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The Skanner News
Published: 10 July 2013

Continuing in the tradition of mixing environmental consciousness with young people and art, Seattle's Urban Wilderness Project returns this month with its beloved open-mic storytelling team competitions.

BoUnce is a monthly series held the last Wednesday of every month at 6 p.m. This month it's Wednesday, July 31, at Columbia City's Royal Room, at 5000 Rainier Ave.

BoUnce is the sport of storytelling, requiring skill and improvisation – not unlike basketball, says poet and storyteller Jourdan Keith, who founded the organization and created the art form. Two teams of players face off to win cheers and prize money from the audience.

"BoUnce integrates the arts across genres, racial and cultural lines through the team-style competitions that give LGBTQ, straight, People of Color and white writers and performers a time and place to tell their stories together," Keith says.

The evening begins with a free of charge flash writing workshop at 6 p.m. Sign-ups for those who want to participate in the performance begin at 6:30 p.m. Come with a piece you have already written or create a story, poem or song on the spot based on the theme. July's theme is "Hotter Than …"

The performance itself starts at 7:30 p.m.

Cost is pay as you will – the group literally passes the hat for contributions. No one is turned away for lack of funds, which are shared with the BoUnce winners.

These are the rules of the game: Poets, storytellers, spoken word and hip hop artists join together to make up the storytelling sports teams. All players on each team must perform to qualify for the prize. Youth and adults sign up to perform and are randomly placed with 2- 4 other individuals to form 3 on 3, or 5 on 5 teams or you can come with a team ready to play.

There are four quarters per game. First Quarter: Free Style; Second Quarter: How and Why Stories. Third Quarter: If I'm Lyin', I'm Dyin' ( Liar's Round/ Tall Tales) Fourth Quarter: Improvisation.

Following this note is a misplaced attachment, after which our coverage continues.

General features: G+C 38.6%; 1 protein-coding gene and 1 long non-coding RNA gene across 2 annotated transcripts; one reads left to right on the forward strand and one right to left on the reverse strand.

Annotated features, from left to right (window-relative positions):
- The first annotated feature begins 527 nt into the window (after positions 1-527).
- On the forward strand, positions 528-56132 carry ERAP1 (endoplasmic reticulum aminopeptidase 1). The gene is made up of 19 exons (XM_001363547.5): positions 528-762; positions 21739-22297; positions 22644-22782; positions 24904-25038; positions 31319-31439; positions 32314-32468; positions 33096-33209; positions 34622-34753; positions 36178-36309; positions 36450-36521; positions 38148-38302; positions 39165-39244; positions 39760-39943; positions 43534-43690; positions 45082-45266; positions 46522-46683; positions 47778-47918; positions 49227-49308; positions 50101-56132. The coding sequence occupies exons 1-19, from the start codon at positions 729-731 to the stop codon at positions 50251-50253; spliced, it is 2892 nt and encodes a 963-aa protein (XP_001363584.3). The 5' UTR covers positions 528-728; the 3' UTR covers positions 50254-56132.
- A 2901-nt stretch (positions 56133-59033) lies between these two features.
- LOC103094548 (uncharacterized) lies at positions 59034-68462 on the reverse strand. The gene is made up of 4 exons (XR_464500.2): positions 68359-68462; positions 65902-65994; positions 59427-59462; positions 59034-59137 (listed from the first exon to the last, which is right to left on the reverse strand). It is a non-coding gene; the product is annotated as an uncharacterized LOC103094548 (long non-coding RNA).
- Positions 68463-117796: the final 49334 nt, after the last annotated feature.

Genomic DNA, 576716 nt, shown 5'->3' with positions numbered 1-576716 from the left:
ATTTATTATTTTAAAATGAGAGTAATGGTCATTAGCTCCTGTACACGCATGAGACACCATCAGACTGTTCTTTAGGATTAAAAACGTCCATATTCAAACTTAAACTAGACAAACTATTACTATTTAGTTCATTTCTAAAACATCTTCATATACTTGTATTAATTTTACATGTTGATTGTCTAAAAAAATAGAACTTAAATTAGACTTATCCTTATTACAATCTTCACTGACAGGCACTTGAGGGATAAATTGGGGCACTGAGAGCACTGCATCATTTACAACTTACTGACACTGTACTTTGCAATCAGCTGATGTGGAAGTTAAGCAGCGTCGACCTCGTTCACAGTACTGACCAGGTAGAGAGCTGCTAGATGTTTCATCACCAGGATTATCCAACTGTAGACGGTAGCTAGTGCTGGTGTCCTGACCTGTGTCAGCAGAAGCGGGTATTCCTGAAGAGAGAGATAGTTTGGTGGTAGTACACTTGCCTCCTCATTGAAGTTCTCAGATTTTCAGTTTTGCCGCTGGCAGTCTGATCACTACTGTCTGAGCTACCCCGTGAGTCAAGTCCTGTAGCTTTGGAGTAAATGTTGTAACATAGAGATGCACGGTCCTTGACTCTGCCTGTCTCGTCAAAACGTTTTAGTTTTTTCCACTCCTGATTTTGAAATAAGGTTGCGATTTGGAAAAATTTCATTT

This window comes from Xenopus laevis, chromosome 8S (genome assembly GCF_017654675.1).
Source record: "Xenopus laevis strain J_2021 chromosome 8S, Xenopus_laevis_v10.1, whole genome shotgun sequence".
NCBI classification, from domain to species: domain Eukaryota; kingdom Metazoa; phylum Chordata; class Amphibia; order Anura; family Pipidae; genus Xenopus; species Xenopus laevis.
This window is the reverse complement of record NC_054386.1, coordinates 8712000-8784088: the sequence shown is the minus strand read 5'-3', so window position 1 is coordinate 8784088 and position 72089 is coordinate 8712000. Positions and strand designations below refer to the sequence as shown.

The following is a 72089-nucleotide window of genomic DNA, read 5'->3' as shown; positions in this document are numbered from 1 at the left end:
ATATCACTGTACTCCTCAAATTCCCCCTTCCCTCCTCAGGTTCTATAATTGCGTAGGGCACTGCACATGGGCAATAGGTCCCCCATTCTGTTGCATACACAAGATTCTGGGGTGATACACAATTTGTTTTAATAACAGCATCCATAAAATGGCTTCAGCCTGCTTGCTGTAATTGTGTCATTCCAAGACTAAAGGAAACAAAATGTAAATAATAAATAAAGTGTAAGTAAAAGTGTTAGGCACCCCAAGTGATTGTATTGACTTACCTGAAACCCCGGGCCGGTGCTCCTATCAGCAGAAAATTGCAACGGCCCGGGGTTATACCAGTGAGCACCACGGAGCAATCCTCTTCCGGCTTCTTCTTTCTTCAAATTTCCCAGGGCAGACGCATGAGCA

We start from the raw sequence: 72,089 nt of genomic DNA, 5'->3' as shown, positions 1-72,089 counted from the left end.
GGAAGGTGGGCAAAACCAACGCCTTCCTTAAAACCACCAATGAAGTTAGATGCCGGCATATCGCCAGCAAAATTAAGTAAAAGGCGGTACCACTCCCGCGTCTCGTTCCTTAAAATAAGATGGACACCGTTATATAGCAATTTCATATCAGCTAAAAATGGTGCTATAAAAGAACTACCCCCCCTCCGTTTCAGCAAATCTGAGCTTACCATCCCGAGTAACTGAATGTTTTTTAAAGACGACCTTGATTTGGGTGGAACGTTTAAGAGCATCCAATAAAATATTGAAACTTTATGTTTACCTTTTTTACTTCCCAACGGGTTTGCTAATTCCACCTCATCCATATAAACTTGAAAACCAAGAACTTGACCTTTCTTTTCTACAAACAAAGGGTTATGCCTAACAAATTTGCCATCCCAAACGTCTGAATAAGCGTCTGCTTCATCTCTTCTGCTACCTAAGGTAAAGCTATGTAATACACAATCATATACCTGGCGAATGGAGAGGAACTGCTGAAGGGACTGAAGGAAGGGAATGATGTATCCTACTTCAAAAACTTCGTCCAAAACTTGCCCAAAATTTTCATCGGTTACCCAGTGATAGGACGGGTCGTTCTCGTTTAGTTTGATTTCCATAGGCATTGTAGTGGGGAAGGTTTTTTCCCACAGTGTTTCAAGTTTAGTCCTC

Scoring: 3 points max awarded by each judge from the audience per performance.

Criteria: Content, Performance, On Topic. Each month there is a different theme. Maximum performance time is six minutes. Teams are scored by judges from the audience and the winning team shares half the door.

Keith says the project was inspired by the Harlem Renaissance, when segregation brought literary giants, jazz musicians and basketball players together in one venue. BoUnce includes Seattle literary luminaries, vocalists, spoken word artists and storytellers who all come together to participate with others who walk in off the street.

Keith is herself a literary light, with a history of fellowships and awards from Jack Straw, Hedgebrook, VONA, 4Culture and the Seattle Office of Arts and Cultural Affairs for her choreopoem/play, "The Uterine Files" and "Coyote Autumn," a travel memoir.

As the Urban Wilderness Project gears up for BoUnce, the group is also, through their Wilderness WORKS program, holding 17-day backpacking trips for young people.

Supporters say this group is unique in the region in the way it blends environmental exploration for youth of color with writing, storytelling and literature.

Another key project, Urban Wilderness' Griot WORKS, trains youth and adult participants to become storytellers through workshops and performances in their community.

The idea jumps off from the ancient West African tradition of encapsulating news events, history and personal experiences in the form of stories and songs shared by wise men and women; griots still exist today and are powerful, important members of their communities.

Another major initiative Keith has brought to the organization is embracing an understanding of the water ecosystem in the Puget Sound region.

Perhaps one of the most compelling programs offered by Urban Wilderness is called R U An Endangered Species? Human Estuaries™ Campaign.

Through that campaign's Blue Corps program, running Thursdays through Aug. 14, participants – who applied and were accepted in June – learn to understand the connection between the water in the human body with the water bodies in the natural environment.

The young people take guided tours around local beaches, watch films about the issues involved, then create poetry, stories, visual art and more that are all geared toward preservation and personal health.

Keith is celebrating her 10th year of bringing young people of color from the urban center into the wilderness as a strategy for healing the deep wounds of racism – some of which are connected to the history of lynchings in rural areas.

As part of the experience, participants may work on trail upkeep or in some cases – including Haiku Hikes – write poetry about their trip.

"I had worked for several different organizations that served youth in the community but often they lacked the cultural connections that were required to actually reach the kids they had received funding to serve," Keith says.

"I thought it was critical that we bring in that cultural piece, so you'll see in the environmental work that we do, we integrate storytelling, we integrate the language and the visuals of the people that we're serving, and that are represented in our organization."

For more information contact Jourdan Keith at 206-579-5848 or through www.urbanwildernessproject.org.


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